Reductions in weight and electrical power requirements for shape memory alloy elements can be achieved by optimizing the thermodynamic cycle of the shape memory metal in force, length and temperature space. For example, to achieve the same force output, one can select the cross-section of the SMA element and the power of the drive heaters in accordance with the higher transformation temperature created by the selected stress level. Also, an increased understanding of the behavioral characteristics of the SMA material will allow devices to operate with a lower margin of safety, thus, lighter mass elements can be used. For example, the SMA-actuated separation nut described herein generates about 500 pounds of force to free the segments of a segmented nut thereby to release a preloaded bolt, even though a 5/16 inch diameter bolt may be preloaded to 4,000 pounds (typical maximum). About 50 pounds of force is typically required to free those segments, thus, the margin of safety is about ten times. Since the SMA material possesses both a specific heat (0.32 J/gm-°C.) and a latent heat of transformation (21 J/gm) as do liquids such as water, larger element masses require greater energy levels for actuation (i.e. to convert from the martensite phase to the austenite phase). However, lower mass elements produce larger stress levels which in turn create higher stress-induced transformation temperatures, so optimization should be employed for element selection.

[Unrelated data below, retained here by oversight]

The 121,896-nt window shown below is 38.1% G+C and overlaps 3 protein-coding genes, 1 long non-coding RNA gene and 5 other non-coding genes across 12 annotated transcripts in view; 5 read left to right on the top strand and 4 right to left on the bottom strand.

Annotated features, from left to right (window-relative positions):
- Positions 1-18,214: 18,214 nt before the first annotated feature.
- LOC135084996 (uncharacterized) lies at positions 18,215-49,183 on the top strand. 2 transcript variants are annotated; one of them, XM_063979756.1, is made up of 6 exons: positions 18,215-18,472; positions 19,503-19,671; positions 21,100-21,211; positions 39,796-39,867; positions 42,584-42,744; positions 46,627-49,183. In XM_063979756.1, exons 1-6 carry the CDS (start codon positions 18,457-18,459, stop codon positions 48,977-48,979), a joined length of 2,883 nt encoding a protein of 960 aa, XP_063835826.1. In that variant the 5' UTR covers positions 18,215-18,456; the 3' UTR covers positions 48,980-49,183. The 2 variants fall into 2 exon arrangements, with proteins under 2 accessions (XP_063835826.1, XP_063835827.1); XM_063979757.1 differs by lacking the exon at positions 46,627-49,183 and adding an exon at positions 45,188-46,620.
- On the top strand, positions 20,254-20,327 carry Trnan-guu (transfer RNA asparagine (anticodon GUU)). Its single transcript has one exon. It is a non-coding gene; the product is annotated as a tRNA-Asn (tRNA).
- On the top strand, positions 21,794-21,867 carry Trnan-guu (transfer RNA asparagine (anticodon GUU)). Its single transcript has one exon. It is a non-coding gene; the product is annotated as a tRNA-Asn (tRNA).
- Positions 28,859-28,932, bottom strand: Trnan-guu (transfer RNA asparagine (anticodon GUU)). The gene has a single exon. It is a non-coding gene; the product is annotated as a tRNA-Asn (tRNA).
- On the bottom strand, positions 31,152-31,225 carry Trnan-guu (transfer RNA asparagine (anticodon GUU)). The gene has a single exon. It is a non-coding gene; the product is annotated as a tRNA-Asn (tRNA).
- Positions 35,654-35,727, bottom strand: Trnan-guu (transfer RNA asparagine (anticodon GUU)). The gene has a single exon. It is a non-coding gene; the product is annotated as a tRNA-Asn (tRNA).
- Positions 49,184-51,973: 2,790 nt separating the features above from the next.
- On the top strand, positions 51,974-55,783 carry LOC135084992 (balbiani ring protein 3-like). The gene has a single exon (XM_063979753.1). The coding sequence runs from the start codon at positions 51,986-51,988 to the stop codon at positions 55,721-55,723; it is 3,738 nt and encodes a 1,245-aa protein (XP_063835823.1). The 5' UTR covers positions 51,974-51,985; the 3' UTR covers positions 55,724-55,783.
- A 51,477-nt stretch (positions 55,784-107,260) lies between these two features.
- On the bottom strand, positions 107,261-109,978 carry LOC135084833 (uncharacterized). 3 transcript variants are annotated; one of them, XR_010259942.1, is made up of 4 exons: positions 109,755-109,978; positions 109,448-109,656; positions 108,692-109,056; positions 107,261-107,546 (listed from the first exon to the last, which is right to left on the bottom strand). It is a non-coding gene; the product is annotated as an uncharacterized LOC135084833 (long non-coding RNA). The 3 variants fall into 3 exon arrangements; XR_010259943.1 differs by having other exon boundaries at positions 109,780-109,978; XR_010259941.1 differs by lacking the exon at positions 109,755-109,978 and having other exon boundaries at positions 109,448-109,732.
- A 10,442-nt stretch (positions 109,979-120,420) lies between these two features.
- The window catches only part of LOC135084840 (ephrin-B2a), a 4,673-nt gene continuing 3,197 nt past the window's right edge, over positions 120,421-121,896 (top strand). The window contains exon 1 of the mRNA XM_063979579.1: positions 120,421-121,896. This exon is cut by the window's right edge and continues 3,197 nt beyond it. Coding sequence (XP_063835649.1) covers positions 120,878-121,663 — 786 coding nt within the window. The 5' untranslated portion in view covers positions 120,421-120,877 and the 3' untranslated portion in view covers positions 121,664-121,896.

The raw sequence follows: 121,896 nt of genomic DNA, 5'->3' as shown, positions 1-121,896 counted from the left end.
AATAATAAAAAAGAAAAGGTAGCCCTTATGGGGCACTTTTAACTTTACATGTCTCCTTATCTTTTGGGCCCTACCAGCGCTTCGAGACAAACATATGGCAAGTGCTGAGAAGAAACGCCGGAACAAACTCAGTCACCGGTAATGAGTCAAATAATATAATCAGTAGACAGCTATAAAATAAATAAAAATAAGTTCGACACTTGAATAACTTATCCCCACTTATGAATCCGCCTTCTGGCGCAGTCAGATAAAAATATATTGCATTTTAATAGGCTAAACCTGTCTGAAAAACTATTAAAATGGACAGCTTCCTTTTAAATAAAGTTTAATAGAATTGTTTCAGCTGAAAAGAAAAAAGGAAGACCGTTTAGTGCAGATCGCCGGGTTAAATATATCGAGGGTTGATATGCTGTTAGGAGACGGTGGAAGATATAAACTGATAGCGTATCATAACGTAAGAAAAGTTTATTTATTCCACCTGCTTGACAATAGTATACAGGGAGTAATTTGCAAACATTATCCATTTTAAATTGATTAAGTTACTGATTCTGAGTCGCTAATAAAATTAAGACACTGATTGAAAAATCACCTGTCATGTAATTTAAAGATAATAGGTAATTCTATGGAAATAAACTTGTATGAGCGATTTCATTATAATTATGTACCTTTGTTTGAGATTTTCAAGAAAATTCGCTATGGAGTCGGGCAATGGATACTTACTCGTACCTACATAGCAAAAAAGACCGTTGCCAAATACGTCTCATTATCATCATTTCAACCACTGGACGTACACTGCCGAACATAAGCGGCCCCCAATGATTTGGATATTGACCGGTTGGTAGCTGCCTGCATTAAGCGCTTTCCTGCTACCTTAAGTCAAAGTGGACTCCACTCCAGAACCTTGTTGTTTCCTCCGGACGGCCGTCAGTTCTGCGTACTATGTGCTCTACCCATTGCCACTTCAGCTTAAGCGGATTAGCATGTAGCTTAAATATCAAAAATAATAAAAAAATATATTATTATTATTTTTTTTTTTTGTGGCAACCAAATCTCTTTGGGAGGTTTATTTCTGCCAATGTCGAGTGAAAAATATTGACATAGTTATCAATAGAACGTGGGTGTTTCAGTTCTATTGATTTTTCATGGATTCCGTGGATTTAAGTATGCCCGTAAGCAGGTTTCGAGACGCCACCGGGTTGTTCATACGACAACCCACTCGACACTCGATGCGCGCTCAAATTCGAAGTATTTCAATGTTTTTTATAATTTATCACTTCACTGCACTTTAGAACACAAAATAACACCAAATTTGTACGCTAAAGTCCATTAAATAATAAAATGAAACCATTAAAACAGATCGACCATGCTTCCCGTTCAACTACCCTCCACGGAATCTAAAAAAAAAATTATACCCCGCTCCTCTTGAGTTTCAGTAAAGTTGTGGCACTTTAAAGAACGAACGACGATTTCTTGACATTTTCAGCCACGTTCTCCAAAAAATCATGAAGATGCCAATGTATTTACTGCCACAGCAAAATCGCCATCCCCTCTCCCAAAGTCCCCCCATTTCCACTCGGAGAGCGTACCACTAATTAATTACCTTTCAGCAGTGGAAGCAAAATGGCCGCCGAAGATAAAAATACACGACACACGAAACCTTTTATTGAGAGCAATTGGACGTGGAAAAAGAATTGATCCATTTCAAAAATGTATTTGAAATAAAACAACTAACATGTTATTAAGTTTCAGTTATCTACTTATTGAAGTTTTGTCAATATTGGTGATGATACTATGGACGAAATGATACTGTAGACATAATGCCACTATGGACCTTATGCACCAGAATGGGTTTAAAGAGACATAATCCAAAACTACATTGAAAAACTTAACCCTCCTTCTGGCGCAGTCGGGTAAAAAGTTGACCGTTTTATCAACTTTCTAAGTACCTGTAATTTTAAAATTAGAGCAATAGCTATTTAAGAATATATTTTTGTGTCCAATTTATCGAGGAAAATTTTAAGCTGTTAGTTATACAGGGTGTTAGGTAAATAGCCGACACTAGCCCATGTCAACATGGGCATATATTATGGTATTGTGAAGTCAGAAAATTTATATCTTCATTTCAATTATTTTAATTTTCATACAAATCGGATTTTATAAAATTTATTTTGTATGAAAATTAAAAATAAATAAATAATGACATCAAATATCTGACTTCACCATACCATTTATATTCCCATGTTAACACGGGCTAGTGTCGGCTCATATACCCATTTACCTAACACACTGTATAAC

In addition, the SMA material possesses several peculiarities in its characteristics relative to compression and tension. For example, an exemplary SMA tube element (4" long, OD=0.412", ID=0.28") requires about 1,400 pounds of force to plastically elongate the tube by 0.16 inch (i.e. net deflection after the tensile load is removed). However, the same element requires about 10,000 pounds of force to plastically compress the tube by 0.16 inch (i.e. net deflection after the compressive load is removed). Also, whereas an absolute maximum of about 8% apparently exists for maximum recovery strain in tension, present experience suggests that 5% is about the maximum practicable recovery strain in compression, with very little residual strain.